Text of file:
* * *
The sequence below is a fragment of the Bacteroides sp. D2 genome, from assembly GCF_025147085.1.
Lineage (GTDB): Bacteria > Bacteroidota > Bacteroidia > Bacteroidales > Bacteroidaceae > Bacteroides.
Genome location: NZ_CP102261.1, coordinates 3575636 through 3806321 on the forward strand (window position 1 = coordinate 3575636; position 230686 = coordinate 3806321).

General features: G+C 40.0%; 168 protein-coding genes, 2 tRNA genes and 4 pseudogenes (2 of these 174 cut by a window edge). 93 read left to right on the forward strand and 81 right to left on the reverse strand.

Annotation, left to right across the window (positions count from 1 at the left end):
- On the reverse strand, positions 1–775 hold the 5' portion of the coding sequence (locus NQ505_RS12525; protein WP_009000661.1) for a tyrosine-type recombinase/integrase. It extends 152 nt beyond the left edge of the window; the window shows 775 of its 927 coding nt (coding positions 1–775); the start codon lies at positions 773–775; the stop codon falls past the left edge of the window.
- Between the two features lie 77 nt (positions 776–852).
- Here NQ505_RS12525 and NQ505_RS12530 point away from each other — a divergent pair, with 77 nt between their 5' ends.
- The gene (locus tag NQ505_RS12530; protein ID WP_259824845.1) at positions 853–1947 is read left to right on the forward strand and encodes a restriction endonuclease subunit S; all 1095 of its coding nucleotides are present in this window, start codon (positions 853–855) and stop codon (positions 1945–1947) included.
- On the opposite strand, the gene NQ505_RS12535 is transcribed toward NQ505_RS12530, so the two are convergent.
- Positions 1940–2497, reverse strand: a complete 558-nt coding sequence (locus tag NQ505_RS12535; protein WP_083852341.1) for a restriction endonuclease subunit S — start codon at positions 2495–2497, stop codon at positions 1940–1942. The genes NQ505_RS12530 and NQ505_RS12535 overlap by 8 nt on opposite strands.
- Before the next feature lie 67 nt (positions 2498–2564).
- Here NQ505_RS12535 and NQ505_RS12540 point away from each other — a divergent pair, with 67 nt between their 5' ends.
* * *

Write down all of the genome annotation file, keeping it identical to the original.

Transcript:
The sequence below is a fragment of the Bacteroides sp. D2 genome, from assembly GCF_025147085.1.
Lineage (GTDB): Bacteria > Bacteroidota > Bacteroidia > Bacteroidales > Bacteroidaceae > Bacteroides.
Genome location: NZ_CP102261.1, coordinates 3575636 through 3806321 on the forward strand (window position 1 = coordinate 3575636; position 230686 = coordinate 3806321).

General features: G+C 40.0%; 168 protein-coding genes, 2 tRNA genes and 4 pseudogenes (2 of these 174 cut by a window edge). 93 read left to right on the forward strand and 81 right to left on the reverse strand.

Annotation, left to right across the window (positions count from 1 at the left end):
- On the reverse strand, positions 1–775 hold the 5' portion of the coding sequence (locus NQ505_RS12525; protein WP_009000661.1) for a tyrosine-type recombinase/integrase. It extends 152 nt beyond the left edge of the window; the window shows 775 of its 927 coding nt (coding positions 1–775); the start codon lies at positions 773–775; the stop codon falls past the left edge of the window.
- Between the two features lie 77 nt (positions 776–852).
- Here NQ505_RS12525 and NQ505_RS12530 point away from each other — a divergent pair, with 77 nt between their 5' ends.
- The gene (locus tag NQ505_RS12530; protein ID WP_259824845.1) at positions 853–1947 is read left to right on the forward strand and encodes a restriction endonuclease subunit S; all 1095 of its coding nucleotides are present in this window, start codon (positions 853–855) and stop codon (positions 1945–1947) included.
- On the opposite strand, the gene NQ505_RS12535 is transcribed toward NQ505_RS12530, so the two are convergent.
- Positions 1940–2497, reverse strand: a complete 558-nt coding sequence (locus tag NQ505_RS12535; protein WP_083852341.1) for a restriction endonuclease subunit S — start codon at positions 2495–2497, stop codon at positions 1940–1942. The genes NQ505_RS12530 and NQ505_RS12535 overlap by 8 nt on opposite strands.
- Before the next feature lie 67 nt (positions 2498–2564).
- Here NQ505_RS12535 and NQ505_RS12540 point away from each other — a divergent pair, with 67 nt between their 5' ends.